Many thanks to Kintore Golf Club for facilitating this camera's location and to The River Don Trust, River Don Salmon Fishery Board and River Don Brown Trout Improvement Association for capitally funding its installation.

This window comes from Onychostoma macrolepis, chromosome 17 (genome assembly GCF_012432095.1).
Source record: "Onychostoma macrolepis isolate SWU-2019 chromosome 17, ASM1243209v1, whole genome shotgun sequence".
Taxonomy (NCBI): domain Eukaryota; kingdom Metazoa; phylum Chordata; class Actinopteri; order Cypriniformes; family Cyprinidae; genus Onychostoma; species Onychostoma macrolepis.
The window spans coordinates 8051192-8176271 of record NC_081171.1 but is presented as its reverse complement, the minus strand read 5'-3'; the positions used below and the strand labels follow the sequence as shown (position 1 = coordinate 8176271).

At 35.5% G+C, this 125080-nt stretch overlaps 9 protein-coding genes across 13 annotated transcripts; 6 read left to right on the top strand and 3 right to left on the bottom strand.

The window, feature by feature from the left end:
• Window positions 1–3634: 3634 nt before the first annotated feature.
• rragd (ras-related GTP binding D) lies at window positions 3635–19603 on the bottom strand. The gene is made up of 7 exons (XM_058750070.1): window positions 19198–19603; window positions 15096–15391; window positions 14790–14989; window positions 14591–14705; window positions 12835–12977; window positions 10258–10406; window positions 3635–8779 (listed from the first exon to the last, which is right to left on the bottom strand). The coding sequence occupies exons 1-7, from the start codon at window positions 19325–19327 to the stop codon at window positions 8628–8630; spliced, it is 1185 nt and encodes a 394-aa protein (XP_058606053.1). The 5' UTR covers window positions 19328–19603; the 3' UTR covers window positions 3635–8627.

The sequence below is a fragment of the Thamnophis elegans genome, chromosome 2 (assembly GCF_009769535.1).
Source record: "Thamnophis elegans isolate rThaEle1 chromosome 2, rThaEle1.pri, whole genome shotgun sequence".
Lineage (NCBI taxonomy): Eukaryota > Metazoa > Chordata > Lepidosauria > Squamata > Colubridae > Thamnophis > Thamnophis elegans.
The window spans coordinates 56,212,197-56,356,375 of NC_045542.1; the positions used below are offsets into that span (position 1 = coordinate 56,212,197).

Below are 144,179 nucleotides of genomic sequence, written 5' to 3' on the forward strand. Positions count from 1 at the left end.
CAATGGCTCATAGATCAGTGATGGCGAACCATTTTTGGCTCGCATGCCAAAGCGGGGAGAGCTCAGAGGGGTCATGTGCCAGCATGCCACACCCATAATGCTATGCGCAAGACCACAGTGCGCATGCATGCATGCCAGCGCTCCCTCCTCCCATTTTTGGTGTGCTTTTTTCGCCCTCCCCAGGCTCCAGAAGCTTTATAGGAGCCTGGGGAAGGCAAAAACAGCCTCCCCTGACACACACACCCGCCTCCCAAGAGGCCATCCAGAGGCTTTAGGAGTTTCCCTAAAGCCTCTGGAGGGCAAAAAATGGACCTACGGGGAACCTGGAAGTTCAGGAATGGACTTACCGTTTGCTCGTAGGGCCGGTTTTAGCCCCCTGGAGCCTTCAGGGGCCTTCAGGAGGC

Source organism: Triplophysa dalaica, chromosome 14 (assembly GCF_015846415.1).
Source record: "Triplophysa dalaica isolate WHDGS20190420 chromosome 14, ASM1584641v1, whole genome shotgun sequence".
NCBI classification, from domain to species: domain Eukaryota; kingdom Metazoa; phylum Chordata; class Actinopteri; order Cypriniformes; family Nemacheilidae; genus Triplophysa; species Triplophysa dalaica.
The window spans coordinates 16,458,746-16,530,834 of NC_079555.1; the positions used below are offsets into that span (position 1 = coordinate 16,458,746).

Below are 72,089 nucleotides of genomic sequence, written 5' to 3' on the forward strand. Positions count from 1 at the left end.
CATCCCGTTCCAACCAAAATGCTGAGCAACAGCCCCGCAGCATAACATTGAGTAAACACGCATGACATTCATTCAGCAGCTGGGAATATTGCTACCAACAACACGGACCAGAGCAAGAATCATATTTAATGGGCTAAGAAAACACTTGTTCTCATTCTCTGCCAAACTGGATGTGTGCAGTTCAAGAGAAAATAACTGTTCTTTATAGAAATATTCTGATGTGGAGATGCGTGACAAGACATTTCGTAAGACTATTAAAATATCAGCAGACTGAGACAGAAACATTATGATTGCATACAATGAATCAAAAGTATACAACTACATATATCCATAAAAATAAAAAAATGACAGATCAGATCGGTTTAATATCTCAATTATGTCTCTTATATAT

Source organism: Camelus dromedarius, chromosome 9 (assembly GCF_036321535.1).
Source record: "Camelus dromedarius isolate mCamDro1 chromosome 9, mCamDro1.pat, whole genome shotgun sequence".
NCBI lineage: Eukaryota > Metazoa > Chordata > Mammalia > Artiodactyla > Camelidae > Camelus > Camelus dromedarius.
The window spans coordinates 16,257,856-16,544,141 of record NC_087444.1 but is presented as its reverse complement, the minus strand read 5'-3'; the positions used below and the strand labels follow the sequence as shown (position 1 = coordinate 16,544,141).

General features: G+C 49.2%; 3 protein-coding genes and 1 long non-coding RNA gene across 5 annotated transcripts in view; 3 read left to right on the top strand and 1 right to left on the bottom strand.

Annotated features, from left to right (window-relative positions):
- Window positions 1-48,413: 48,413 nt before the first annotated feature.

Originating in the Cairngorm National Park and spanning 82 miles eastward until it reaches the sea in Aberdeen, the Don River holds the distinction of being Scotland's sixth-largest river. Its diverse ecosystem is home to a wide array of species, with salmon, sea trout, and brown trout sharing their habitat with otters, kingfishers, eagles, and buzzards. Red and roe deer are frequently spotted along the riverbanks. The Don River is renowned for its salmon runs, particularly during the autumn season, but it also experiences spring and summer runs of fish. Tranquil summer evenings witness the shimmering presence of silvery sea trout, keeping anglers guessing as to which species will take their lures since salmon, sea trout, and brown trout thrive in abundance during this period. Additionally, the Don River is inhabited by eels, loaches, lampreys, and pike.Hallforest Castle, located approximately a mile and a half from Kintore, is a keep that dates back to the 14th century, making it one of Scotland's oldest. It is believed to have been constructed by Robert the Bruce as a hunting lodge and later granted to Robert II Keith, Marischal of Scotland, the predecessor of the Earls of Kintore. In 1562, Mary, Queen of Scots, visited Hallforest. The castle faced frequent attacks during the wars of the 17th century. While it may have been abandoned shortly thereafter, it remains the property of the Earls of Kintore. Kintore is also the site of Deers Den Roman camp, which is believed to be associated with Agricola's campaigns into Scotland. Archaeological evidence confirms the occupation of the Kintore camp in 120 AD and suggests its use during multiple Scottish campaigns. However, due to resource constraints and pressing matters elsewhere in the Roman Empire, consolidation and retreat eventually took place.The Romans were drawn to Scotland by the belief that it harbored abundant natural resources, including gold, silver, and tin. The Deer's Den camp may have played a role in the preparations for the decisive Battle of Mons Graupius, although many researchers argue that the actual location of Mons Graupius lies further south in Aberdeenshire, possibly near Raedykes at Kempstone Hill or Megray Hill.Approaching from the south, Roman legions traveled from Raedykes to Normandykes Roman Camp through the Durris Forest, seeking higher ground while avoiding the bogs of Red Moss and other low-lying mosses associated with the Burn of Muchalls. This march utilized the Elsick Mounth, one of the ancient trackways traversing the Mounth of the Grampian Mountains, situated west of Netherley.